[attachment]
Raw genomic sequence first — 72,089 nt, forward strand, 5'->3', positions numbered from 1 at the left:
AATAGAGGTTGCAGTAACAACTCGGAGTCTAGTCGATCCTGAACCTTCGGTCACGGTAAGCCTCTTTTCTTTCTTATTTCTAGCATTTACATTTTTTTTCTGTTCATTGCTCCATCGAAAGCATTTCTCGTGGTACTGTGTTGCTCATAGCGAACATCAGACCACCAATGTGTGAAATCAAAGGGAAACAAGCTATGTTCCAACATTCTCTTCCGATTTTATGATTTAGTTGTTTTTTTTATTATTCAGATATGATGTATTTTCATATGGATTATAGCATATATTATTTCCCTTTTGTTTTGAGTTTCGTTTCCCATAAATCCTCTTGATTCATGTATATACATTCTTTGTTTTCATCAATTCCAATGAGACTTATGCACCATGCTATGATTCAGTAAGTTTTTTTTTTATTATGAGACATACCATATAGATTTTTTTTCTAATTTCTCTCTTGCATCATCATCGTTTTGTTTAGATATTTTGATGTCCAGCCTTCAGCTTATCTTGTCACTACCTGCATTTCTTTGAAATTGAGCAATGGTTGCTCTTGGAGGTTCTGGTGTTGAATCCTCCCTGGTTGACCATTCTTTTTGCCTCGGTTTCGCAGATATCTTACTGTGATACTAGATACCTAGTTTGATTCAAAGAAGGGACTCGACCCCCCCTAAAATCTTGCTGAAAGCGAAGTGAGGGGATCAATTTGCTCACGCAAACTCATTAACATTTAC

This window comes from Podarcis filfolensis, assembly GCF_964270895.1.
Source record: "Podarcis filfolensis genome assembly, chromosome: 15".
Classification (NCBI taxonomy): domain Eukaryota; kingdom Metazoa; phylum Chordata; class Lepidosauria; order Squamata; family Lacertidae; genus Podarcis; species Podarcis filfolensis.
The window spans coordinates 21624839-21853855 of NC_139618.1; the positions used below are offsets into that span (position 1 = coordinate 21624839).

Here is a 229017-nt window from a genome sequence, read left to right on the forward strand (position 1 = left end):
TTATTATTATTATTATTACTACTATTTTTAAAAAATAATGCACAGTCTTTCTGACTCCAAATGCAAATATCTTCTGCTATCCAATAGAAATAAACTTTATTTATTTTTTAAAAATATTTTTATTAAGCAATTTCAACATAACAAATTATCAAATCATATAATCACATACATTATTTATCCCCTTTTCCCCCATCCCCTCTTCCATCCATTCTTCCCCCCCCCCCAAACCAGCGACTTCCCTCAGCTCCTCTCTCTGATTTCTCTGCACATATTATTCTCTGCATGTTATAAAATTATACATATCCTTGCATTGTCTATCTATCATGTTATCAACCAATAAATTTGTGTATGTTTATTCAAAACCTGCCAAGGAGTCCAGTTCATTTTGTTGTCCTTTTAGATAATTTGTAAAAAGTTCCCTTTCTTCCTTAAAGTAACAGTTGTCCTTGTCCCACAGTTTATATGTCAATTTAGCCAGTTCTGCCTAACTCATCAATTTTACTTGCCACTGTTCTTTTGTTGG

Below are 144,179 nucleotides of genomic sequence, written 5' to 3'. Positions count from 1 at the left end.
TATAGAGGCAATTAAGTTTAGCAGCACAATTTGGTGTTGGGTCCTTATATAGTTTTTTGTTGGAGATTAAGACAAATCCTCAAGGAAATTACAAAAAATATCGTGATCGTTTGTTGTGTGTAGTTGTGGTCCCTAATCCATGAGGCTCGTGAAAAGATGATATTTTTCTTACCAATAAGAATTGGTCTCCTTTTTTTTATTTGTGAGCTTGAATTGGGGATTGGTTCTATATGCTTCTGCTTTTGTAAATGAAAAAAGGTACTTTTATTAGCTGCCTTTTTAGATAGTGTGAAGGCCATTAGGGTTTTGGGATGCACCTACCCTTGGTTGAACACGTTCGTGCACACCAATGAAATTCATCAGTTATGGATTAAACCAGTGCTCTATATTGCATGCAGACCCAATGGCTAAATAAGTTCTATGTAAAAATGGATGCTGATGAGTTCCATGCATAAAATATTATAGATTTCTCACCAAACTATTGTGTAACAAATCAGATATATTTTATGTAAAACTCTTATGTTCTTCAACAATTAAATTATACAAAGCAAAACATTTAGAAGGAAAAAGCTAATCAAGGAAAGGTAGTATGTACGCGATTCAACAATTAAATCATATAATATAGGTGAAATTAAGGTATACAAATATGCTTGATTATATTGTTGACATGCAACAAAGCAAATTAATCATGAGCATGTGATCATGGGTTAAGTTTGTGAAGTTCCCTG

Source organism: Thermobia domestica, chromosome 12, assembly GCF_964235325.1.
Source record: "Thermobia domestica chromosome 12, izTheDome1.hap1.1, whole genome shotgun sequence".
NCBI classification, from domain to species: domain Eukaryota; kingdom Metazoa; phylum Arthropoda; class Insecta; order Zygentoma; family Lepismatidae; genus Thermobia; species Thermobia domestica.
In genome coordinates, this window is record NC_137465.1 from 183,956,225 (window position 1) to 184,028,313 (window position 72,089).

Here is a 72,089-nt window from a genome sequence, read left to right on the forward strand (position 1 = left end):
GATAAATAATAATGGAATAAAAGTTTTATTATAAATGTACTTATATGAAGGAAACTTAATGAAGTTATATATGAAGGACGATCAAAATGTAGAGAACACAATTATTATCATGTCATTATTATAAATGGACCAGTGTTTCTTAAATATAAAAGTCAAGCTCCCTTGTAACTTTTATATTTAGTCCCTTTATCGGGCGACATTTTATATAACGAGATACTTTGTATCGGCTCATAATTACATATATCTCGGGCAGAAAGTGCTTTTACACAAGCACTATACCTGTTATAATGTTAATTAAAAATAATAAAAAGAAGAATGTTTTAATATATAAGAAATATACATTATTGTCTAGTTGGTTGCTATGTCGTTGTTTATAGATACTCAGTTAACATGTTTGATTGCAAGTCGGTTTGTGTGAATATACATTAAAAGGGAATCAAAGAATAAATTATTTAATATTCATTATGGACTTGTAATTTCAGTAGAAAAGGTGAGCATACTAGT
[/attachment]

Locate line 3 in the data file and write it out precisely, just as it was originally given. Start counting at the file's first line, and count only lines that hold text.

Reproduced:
This window comes from Podarcis filfolensis, assembly GCF_964270895.1.